This video shows all the good things that were happening in Michigan two years ago. Most of them are still happening, but no thanks to Governor Rick Snyder, who broke up the Department of Labor, Energy, and Economic Growth early this year. Note that the first person interviewed is from this now-defunct governmental agency.

Gawker is in a "Bah, humbug" mood



Not content with gifts for people you hate and the five stupidest kinds of Christmas gifts, which I linked to here, Gawker has continued its gift guide of booby-trapped and stupid gifts with Horrible Christmas Gifts for the Children of People You Hate and Top Five Gifts Under Five Cents. Both of them are fiendishly creative. As for why anyone would give gifts from these two gift guides, I'll let John Cook and Adrien Chen explain. First, John.
There is no better way to ruin someone's holiday than to arm their children with the tools to endlessly annoy them. Here are some suggestions.

After you have children, you quickly learn to fear birthdays and holidays. More dreadful than even the sugar psychoses and attention tantrums is the destabilizing influence of gifts: Into your carefully calibrated world of punishment and reward are thrust these wrapped mysteries from clueless relatives and negligent friends. If you're not careful—if you don't establish and enforce rigid operational security to prevent your children from becoming aware of the existence of a boxed present from Uncle Ed in the closet—you can find yourself thrown into a nightmare of someone else's making.

Here are some good ways to use your friends' children as proxies in a war of annoyance.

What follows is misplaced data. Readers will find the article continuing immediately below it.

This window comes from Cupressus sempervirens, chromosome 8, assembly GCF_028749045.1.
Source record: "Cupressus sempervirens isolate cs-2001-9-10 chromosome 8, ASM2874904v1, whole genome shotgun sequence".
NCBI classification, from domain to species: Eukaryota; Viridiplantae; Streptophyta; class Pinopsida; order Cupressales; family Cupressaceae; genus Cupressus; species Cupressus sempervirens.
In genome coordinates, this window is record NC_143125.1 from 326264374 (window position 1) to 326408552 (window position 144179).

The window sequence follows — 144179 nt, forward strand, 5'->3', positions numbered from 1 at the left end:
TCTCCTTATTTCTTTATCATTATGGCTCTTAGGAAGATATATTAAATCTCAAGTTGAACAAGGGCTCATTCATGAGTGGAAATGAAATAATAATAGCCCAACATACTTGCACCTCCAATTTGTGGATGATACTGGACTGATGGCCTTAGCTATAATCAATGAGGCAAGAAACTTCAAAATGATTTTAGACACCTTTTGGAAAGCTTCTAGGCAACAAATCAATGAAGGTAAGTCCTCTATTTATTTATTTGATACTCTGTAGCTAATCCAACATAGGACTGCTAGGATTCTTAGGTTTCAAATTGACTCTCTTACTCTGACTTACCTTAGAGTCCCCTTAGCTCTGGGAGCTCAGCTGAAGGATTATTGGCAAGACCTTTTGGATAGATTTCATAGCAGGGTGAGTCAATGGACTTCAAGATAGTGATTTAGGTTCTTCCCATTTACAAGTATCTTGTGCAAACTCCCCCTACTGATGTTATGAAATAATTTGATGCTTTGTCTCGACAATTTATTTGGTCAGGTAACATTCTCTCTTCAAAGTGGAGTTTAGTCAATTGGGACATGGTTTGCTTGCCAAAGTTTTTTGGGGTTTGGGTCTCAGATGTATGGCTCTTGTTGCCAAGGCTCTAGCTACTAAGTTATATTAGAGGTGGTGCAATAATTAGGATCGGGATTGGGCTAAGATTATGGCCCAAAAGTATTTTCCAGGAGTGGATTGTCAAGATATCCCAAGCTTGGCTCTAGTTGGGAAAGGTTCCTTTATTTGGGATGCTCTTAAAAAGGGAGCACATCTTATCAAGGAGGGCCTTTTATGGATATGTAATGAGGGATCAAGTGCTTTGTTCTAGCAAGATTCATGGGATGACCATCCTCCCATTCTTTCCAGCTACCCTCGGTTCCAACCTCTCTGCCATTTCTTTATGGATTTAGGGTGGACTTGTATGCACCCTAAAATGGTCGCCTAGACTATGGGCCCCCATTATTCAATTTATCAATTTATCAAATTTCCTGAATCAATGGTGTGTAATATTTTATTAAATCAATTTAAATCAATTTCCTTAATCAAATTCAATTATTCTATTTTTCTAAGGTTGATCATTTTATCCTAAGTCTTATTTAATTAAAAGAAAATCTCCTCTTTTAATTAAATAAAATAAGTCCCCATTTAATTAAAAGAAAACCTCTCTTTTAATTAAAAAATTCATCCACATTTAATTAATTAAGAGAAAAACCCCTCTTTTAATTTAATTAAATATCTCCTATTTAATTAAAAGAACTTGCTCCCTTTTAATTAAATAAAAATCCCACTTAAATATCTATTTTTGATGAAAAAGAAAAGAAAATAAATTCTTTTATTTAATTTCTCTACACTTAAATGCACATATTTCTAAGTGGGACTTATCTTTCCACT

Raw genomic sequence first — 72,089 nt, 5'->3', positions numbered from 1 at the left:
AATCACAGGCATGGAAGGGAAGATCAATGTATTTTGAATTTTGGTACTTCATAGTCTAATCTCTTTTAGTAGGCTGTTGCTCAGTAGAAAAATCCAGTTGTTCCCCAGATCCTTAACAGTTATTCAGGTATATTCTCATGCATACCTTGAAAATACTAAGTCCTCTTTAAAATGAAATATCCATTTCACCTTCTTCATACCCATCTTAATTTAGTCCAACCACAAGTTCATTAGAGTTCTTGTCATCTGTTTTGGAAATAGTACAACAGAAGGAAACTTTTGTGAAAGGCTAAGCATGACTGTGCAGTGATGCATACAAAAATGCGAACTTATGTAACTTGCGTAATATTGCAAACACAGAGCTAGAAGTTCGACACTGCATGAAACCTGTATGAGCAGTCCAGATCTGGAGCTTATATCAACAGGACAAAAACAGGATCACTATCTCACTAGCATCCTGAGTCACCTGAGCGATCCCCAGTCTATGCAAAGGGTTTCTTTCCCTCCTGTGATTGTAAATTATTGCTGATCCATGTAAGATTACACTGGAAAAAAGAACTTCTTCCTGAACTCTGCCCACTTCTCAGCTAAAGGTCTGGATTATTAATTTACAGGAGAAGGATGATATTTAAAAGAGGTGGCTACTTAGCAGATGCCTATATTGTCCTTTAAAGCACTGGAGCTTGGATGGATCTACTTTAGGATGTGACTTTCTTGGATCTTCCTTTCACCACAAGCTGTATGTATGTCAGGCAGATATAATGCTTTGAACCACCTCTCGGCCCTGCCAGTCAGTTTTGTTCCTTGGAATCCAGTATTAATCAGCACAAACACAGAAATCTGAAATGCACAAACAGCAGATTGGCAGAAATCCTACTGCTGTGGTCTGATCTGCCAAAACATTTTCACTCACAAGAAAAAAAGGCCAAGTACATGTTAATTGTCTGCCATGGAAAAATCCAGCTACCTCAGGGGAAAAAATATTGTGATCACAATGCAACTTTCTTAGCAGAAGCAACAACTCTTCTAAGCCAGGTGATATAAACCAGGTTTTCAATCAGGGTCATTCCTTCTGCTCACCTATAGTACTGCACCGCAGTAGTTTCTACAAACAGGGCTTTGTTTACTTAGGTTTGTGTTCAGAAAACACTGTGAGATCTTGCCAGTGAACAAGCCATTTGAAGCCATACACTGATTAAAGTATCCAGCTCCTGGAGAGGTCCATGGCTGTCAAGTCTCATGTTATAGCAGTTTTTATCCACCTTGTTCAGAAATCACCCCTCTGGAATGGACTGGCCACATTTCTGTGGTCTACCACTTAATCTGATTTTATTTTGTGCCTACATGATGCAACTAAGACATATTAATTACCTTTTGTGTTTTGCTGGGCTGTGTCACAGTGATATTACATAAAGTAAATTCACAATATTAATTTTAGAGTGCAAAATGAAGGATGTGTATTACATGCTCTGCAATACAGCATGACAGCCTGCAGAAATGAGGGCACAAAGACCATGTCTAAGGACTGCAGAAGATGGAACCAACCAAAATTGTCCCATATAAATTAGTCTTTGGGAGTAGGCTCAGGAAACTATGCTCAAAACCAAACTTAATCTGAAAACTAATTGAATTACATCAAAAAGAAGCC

Among John's suggestions are chemistry sets (as a scientist, I'd suggest binoculars or a telescope instead), ice cream makers, Veggie Tale videos, and Daddles. That last one is perfect for kids of men with bad backs.

Now Adrien.
The economy is crappier than a Porta-Potty at an outdoor electronic dance music festival. We've all got to pinch pennies, and the holidays are no exception. So, we present our top five gifts under five cents.

Most "cheap" gift guides stop at $25—even $100. But if you're going to be cheap, be cheap. Now, you might be saying: "Pshaw. What could I possibly buy for nickel? I'm going to go take out a fourth mortgage on my home to buy my kids those Justin Bieber Xbox-enabled jet skis." That's the kind of attitude that got us in this mess in the first place, buddy! With these gifts, you can fulfill all your holiday gift-giving obligations for less than a Kit-Kat bar.
Among Adrien's suggestions are a single piece of anise candy (imagine hard candy with the taste of licorice), wooden plugs, a tiny piece of amber, and a pre-decimalization UK coin. The first and last might actually be interesting to the right people.

By the way, the idea to post these links is a gift in its own way. Gawker is sending them to my email inbox. Nothing better than a gift-wrapped blog entry idea delivered directly to me every day!

Thursday, December 8, 2011

More Krugman on Paul Ryan

Fat Cat goes Galt


Remember this?
Paul Krugman quoted Jonathon Chait, on the revelation that Paul Ryan is an Ayn Randite:
Ryan clearly has a passion for ideas and isn’t just interested in short-term positioning. It would be nice if the party had people like that who didn’t also happen to be loons.
...
Last week, I called Republican budget sorta-kinda point man Paul Ryan "crazy but honest."
It turns out that Krugman has since figured out that Ryan isn't honest, either.